Monday, September 3, 2012

Chapter IX

Chapter IX


      “You can stay.  We have the room.”

      I shook my head and told Jay’s mother, “No ma’am.  You don’t, not really.  I heard those people last night that came by and were muttering their worried complaints.  I heard some of them wondering how they were going to feed seven more kids and who would take us all in.  No thanks.  This is hard enough as it is, I’m not going to see the rest of us split up just to make someone feel less guilty because they ‘did something’ for a bunch of orphans.”

      “Won’t you at least wait for Jay and Marlene to come back?  They’re on their way.”

      “Nope.  That’s one of the reasons why I’m hurrying.  It is like pulling off a Band-Aid.  Do you pull it off fast or slow?  Either way it needs to come off.  I’m one of those that prefers to pull it off fast and get it over with so things can get cleaned out and start healing.  Just tell them it wasn’t anything against them … just that … that … Just tell them the Band-Aid thing.”

      The kids were all piled in the car except for Baby and all his stuff.  Baby was in a hospital bassinet sleeping – and not wheezing and snuffling for the first time that I could remember – and his stuff was on the floor beside it.  I slid in the driver’s side window and with a single wave we were off.

      In another time and place I would never have gotten away with it.  Heck, in another time and place I would never be in the position that I am.  I’m just glad I never revealed to anyone what my age actually was or they really would have freaked out.  When people start feeling their conscience tickled they can get hard to deal with.  I didn’t need any more hard; I had enough of it to deal with as it was.

      The rest of that morning I wove the Clunker from Cedarville to Siloam Springs.  It was only fifty miles, should only have taken an hour in a car, but it took half a day.  And once we got there we were pushed through by people that didn’t know whether to be mean or scared.  Guards literally walked beside our car through town so that we could get on the other side of it and head east.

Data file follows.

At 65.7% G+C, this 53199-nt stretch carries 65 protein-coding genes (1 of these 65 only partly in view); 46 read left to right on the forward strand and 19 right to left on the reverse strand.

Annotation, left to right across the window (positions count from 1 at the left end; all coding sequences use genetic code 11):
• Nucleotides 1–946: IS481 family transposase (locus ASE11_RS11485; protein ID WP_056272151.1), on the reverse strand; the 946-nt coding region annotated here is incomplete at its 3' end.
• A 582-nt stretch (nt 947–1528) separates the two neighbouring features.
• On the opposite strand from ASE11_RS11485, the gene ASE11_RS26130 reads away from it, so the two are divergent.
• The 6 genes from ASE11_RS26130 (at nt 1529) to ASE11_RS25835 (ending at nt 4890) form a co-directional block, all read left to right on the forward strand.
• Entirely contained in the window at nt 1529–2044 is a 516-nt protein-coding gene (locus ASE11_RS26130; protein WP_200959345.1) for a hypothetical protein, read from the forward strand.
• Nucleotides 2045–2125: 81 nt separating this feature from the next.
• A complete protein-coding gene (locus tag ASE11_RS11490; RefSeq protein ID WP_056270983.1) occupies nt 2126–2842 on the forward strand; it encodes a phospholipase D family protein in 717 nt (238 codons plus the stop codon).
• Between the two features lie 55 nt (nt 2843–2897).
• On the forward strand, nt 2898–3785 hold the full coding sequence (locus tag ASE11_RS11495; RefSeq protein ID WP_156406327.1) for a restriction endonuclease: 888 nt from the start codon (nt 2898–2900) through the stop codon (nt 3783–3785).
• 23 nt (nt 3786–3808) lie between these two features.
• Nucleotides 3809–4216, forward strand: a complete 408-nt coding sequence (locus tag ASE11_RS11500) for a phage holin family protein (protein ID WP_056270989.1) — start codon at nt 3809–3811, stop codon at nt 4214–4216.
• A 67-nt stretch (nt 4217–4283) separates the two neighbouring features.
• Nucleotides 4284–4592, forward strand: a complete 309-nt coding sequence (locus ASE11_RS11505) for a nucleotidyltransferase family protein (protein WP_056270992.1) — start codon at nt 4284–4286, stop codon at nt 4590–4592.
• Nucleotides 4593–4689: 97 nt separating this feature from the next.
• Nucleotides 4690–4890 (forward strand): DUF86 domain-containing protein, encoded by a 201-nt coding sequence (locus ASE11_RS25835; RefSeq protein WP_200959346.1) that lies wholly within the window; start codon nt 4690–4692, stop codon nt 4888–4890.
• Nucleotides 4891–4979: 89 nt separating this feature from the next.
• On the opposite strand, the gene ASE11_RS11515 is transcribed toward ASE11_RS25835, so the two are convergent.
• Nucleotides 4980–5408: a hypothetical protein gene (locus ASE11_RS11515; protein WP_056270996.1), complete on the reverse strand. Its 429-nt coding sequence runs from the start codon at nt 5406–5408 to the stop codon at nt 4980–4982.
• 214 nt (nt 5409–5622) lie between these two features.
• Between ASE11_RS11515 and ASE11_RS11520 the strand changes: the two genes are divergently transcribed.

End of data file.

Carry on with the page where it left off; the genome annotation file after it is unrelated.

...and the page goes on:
I breathed a sigh of relief when I found a deserted stretch of road where I could pull over.  “Geez,” I muttered, my hands shaking on the steering wheel.  “Freaked out much people?”

      Paulie asked, “Is everyone going to be like that?”

      “No.  Some will be better, some will be worse.  But at least we are going in the right direction again.  I want to try and make it to this place on the map called Huntsville.  Any distance we get beyond that is gravy.”

      “Can we stop and eat soon Dovie?” Bobby and Lonnie asked at the same time.

      I nodded, “I’ll try and find a place we can pull off far enough.  The road is kind of crazy right now.  I just need to be careful and make sure we don’t accidentally land on someone’s private property and they get all nutzo like those people back there did.”

      We wound up eating in the car as I never could find someplace I felt safe.  It didn’t help when the kids finally opened up and started asking, “Did we really do the right thing to give Baby away?”

      “I told you, stop talking like Baby was a dog we dropped off at the pound or a toy we gave to charity.  Jay and Marlene … they’ve got what it takes to do the job we couldn’t.”

      In a small voice Tiffany asked, “Are you mad we had to give Baby away?”